From our CEO: Attending the Housing, Not Handcuffs Conference and Advocating for #HCYA

July 13, 2018

In the mid 1980s several heroes of the fight against homelessness emerged. One of them was our founder, Karen Olson. Another was Maria    Foscarinis, who was an architect of the McKinney-Vento Act, the most important legislation relating to homelessness ever written.

Each year, Maria’s organization—the National Law Center on    Homelessness and Poverty    (NLCHP)—hosts a conference    called    “Housing, not Handcuffs.” 

Claas Ehlers & Maria Foscarinis

As allies, we regularly participate in each other’s national conferences, and late last month I spent time in Washington    DC    with other leaders in the field, discussing and exploring ways to take the burden of    the    law off people experiencing homelessness.

I witnessed    some tremendous keynotes and sessions, but the    issue at hand was most    clearly articulated    by    the advocate Ibrahim Malik, who is formerly homeless: “Homeless people are not the problem; the problem is the problem.” 

Not having    a    home is not illegal, yet people—singles and families    alike—are repeatedly subject to law enforcement simply because they are homeless.

I took advantage of my time in    DC    by    also    meeting    with several other organizations, government bodies, and the news media.    I    even    visited six congressional offices—all of which have Family Promise Affiliates in their district—to discuss the Homeless Children and Youth Act (HCYA).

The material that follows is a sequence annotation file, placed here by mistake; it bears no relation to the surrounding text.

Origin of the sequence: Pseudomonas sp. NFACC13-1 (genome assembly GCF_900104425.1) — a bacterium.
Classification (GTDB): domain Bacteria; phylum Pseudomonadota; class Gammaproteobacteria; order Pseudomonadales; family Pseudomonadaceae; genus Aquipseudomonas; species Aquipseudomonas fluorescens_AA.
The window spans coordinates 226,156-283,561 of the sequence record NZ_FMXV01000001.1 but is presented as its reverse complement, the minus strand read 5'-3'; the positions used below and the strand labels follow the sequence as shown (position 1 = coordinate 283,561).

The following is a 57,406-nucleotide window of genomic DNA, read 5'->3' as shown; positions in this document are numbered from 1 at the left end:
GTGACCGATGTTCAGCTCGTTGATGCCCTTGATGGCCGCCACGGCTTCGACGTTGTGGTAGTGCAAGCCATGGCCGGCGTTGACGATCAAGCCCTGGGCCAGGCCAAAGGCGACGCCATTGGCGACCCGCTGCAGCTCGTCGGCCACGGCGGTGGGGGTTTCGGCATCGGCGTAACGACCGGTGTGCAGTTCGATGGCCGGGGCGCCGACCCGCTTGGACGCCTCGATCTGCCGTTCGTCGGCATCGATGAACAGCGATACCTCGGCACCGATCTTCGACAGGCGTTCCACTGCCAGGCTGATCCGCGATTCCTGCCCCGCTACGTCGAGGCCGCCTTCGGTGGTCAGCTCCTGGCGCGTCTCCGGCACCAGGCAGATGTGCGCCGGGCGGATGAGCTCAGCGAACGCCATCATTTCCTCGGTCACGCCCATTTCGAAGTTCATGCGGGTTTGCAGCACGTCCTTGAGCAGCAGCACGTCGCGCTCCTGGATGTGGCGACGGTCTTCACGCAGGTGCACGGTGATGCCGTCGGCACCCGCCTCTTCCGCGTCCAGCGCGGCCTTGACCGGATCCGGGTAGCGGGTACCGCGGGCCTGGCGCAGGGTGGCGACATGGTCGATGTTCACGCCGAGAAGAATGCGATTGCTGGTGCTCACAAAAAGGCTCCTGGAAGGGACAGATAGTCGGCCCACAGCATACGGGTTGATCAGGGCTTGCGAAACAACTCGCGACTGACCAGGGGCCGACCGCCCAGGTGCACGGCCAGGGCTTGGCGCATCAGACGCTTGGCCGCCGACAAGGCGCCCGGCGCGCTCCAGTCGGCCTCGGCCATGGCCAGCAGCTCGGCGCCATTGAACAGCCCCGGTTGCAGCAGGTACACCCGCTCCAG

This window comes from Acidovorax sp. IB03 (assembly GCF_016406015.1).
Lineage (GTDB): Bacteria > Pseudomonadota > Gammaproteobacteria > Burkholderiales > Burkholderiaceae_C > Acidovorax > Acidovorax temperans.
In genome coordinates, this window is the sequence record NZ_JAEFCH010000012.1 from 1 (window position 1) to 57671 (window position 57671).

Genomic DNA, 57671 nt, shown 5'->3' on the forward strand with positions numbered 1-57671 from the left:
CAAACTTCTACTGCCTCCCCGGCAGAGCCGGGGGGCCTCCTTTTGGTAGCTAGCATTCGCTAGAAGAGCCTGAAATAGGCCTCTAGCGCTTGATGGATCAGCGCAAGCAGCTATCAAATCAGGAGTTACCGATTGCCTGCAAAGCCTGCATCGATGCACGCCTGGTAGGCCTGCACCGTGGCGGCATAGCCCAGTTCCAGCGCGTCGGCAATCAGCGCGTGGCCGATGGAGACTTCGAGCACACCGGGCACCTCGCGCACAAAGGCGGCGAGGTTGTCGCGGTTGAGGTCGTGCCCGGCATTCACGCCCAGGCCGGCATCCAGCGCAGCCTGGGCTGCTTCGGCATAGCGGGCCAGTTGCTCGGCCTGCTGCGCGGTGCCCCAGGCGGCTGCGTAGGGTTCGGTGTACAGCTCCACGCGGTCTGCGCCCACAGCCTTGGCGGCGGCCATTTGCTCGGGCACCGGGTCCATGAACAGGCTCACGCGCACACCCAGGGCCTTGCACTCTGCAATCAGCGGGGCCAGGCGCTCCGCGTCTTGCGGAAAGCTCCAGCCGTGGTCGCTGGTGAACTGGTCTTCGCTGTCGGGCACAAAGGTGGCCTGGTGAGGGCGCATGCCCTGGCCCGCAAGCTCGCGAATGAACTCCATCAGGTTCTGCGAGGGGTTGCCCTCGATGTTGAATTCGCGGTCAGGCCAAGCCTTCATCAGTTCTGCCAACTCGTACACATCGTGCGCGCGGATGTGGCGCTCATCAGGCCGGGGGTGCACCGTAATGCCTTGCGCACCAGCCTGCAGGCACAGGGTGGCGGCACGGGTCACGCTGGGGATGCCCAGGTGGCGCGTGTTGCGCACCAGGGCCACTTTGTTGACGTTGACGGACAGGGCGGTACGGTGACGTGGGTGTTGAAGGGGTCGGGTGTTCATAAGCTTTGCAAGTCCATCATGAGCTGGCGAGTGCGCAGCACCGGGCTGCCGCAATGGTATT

I took pictures at each office of something iconic of the district and the state—can you identify   them?

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Why is the HCYA important—take this one example from Frederick County, MD:    Last year, with 40,000 students in its school districts, 1,000 experienced homeless, 200 of whom were unaccompanied youth.    HCYA will enable us    to    properly count them and their    families,    while also prioritizing them based on vulnerability.

Claas

Claas    with    his    two oldest children.

Our own Kat Lilley spoke powerfully about the issue a few weeks earlier in testimony before the Untied States House Committee on Financial Services.

It is critical    that we continue    addressing    policies that impact low-income families at risk of homelessness. We can provide shelter, case management, and community—and we do that very well—but we also have to change    policy    so families have more opportunity and security.  

Finally, my two oldest kids are in DC this summer—so    we enjoyed    dinner at an Indian restaurant in Adams Morgan.

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